Okinawan Festival
The HUOA Logo:

HUOA Logo"UOA Logo" by Ruth Adaniya
Originally published in the Uchinanchu Newsletter, July 31,1983

    Unity of the Uchinanchu; purity of heart; struggle and hope in life - these concepts are part of the visually attractive, philosophically complex, logo of the UOA [now called the HUOA.]  The logo is used for the first time in this issue.

    Designer, Seikichi Takara, a self-taught nisei artist, has exhibited his work at the Honolulu Academy of Arts and in a 1975 special exhibit commemorating the visit to Hawaii by the Emperor and Empress of Japan.  He has participated in Cultural Jubilees sponsored by Hui O Laulima and many other local exhibits.

    When asked what inspires him the most, Takara replied, "Nature.  I do not pretend to understand nature's many moods, but it does have a profound effect and influence on my creative energy."

Seikichi "Chick" Takara    Nature, represented by Diamond Head and the sago palm, is part of the UOA logo.  The logo is full of other symbolism.  According to Takara, the "U" stands for unity and Uchinanchu.  Its calabash shape connotes the feeling of kinship; that all Uchinanchu are calabash cousins.  The hollow of the "U" is reminiscent of bamboo which is clean and pure.  The unbroken, bold outline of the "U" stands for solidity.  Altogether, the "U" symbolizes the brotherhood of Okinawans and their idea of pure and solid hearts.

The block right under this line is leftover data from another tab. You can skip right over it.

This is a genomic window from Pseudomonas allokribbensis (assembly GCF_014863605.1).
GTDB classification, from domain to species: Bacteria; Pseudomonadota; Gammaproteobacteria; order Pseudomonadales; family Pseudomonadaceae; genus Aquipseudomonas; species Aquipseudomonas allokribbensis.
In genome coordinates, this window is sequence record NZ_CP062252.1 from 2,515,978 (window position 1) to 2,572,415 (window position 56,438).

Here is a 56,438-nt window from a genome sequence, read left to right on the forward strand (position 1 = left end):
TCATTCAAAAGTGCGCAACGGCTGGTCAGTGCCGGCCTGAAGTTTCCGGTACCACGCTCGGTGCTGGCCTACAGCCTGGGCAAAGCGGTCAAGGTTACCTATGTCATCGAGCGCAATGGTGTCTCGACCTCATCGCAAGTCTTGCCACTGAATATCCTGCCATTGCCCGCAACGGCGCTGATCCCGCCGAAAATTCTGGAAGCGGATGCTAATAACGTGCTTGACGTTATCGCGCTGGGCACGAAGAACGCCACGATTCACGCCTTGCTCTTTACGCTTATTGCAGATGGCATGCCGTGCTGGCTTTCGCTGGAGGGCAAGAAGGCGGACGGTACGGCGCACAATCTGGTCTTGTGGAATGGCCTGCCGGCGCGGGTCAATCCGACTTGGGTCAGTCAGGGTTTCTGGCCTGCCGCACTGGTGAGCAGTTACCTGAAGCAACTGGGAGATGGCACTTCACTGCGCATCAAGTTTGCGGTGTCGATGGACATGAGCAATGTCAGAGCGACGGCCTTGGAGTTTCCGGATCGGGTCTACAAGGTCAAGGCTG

Reinforcing the idea of unity is the "O."  Within the circle are the Shurei-no-mon and sago palms which represent Okinawa, and Diamond Head which represents Hawaii.  It indicates that the people of Okinawa and the Uchinanchu of Hawaii, though distant from each other, are one.  Shurei-no-mon, the only remaining gate to the Shuri Castle, was renowned for its proclamation that the Okinawans are courteous people.  For Uchinanchu of Hawaii, it is a reminder of the character of their ancestors, their bloodline, and their heritage!  Further encapsulated in the "O" is the experience of the Okinawan immigrants to Hawaii who bridged the distance between the two islands.  Their struggles and hopes are reflected in the sago palm and Diamond Head.  The sago palm, a plant that provided sustenance during times of famine in Okinawa, evokes memories of hardship.  Diamond Head symbolizes the immigrant's hope for a better life.



 

 

 

 

 

 

 

 

 

 

 

 

 

 

 

 

 

 

 

 

Donate
Banner